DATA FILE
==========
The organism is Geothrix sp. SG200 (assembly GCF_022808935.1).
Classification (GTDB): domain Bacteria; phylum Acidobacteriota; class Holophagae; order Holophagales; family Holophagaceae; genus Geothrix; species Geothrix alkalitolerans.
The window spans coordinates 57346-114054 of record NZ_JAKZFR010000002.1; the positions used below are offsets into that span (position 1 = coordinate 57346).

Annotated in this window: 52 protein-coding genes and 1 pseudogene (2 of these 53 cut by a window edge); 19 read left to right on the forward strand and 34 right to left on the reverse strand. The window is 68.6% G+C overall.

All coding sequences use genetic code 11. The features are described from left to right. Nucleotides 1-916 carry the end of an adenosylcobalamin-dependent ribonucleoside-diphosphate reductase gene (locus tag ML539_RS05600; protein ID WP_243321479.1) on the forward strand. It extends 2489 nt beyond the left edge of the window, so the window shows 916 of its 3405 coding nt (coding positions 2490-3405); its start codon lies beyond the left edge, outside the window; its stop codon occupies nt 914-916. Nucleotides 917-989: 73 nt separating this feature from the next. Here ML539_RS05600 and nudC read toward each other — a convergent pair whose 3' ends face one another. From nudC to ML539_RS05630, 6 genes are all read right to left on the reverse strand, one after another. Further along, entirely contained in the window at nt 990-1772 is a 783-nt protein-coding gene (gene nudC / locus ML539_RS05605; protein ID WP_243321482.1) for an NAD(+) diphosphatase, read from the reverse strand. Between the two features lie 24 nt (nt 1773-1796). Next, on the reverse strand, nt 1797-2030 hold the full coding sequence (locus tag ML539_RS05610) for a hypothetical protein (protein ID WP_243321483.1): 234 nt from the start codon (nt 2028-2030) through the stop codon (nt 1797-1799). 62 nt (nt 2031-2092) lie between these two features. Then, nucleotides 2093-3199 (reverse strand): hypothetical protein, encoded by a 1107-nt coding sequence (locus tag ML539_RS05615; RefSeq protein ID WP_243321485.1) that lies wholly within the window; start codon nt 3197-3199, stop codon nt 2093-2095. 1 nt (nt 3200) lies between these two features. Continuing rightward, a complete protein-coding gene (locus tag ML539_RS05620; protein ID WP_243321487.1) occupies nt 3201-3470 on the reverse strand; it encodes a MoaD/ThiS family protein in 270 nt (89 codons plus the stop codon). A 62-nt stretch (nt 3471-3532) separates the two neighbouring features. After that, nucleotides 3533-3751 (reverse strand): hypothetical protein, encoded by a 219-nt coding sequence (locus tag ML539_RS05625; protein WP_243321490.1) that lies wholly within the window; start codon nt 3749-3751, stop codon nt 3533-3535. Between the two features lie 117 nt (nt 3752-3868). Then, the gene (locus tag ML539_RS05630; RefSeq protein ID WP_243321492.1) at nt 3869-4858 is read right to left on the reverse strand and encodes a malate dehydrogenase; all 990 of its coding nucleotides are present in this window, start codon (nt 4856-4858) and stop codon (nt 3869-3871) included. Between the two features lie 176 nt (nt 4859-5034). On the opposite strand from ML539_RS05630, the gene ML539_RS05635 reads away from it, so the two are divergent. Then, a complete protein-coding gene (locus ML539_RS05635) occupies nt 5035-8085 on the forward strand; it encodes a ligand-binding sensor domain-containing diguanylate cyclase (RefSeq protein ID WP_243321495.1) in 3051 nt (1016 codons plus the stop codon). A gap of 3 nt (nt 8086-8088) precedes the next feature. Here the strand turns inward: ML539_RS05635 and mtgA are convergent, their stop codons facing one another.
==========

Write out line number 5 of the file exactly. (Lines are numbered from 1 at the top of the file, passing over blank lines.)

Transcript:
All coding sequences use genetic code 11. The features are described from left to right. Nucleotides 1-916 carry the end of an adenosylcobalamin-dependent ribonucleoside-diphosphate reductase gene (locus tag ML539_RS05600; protein ID WP_243321479.1) on the forward strand. It extends 2489 nt beyond the left edge of the window, so the window shows 916 of its 3405 coding nt (coding positions 2490-3405); its start codon lies beyond the left edge, outside the window; its stop codon occupies nt 914-916. Nucleotides 917-989: 73 nt separating this feature from the next. Here ML539_RS05600 and nudC read toward each other — a convergent pair whose 3' ends face one another. From nudC to ML539_RS05630, 6 genes are all read right to left on the reverse strand, one after another. Further along, entirely contained in the window at nt 990-1772 is a 783-nt protein-coding gene (gene nudC / locus ML539_RS05605; protein ID WP_243321482.1) for an NAD(+) diphosphatase, read from the reverse strand. Between the two features lie 24 nt (nt 1773-1796). Next, on the reverse strand, nt 1797-2030 hold the full coding sequence (locus tag ML539_RS05610) for a hypothetical protein (protein ID WP_243321483.1): 234 nt from the start codon (nt 2028-2030) through the stop codon (nt 1797-1799). 62 nt (nt 2031-2092) lie between these two features. Then, nucleotides 2093-3199 (reverse strand): hypothetical protein, encoded by a 1107-nt coding sequence (locus tag ML539_RS05615; RefSeq protein ID WP_243321485.1) that lies wholly within the window; start codon nt 3197-3199, stop codon nt 2093-2095. 1 nt (nt 3200) lies between these two features. Continuing rightward, a complete protein-coding gene (locus tag ML539_RS05620; protein ID WP_243321487.1) occupies nt 3201-3470 on the reverse strand; it encodes a MoaD/ThiS family protein in 270 nt (89 codons plus the stop codon). A 62-nt stretch (nt 3471-3532) separates the two neighbouring features. After that, nucleotides 3533-3751 (reverse strand): hypothetical protein, encoded by a 219-nt coding sequence (locus tag ML539_RS05625; protein WP_243321490.1) that lies wholly within the window; start codon nt 3749-3751, stop codon nt 3533-3535. Between the two features lie 117 nt (nt 3752-3868). Then, the gene (locus tag ML539_RS05630; RefSeq protein ID WP_243321492.1) at nt 3869-4858 is read right to left on the reverse strand and encodes a malate dehydrogenase; all 990 of its coding nucleotides are present in this window, start codon (nt 4856-4858) and stop codon (nt 3869-3871) included. Between the two features lie 176 nt (nt 4859-5034). On the opposite strand from ML539_RS05630, the gene ML539_RS05635 reads away from it, so the two are divergent. Then, a complete protein-coding gene (locus ML539_RS05635) occupies nt 5035-8085 on the forward strand; it encodes a ligand-binding sensor domain-containing diguanylate cyclase (RefSeq protein ID WP_243321495.1) in 3051 nt (1016 codons plus the stop codon). A gap of 3 nt (nt 8086-8088) precedes the next feature. Here the strand turns inward: ML539_RS05635 and mtgA are convergent, their stop codons facing one another.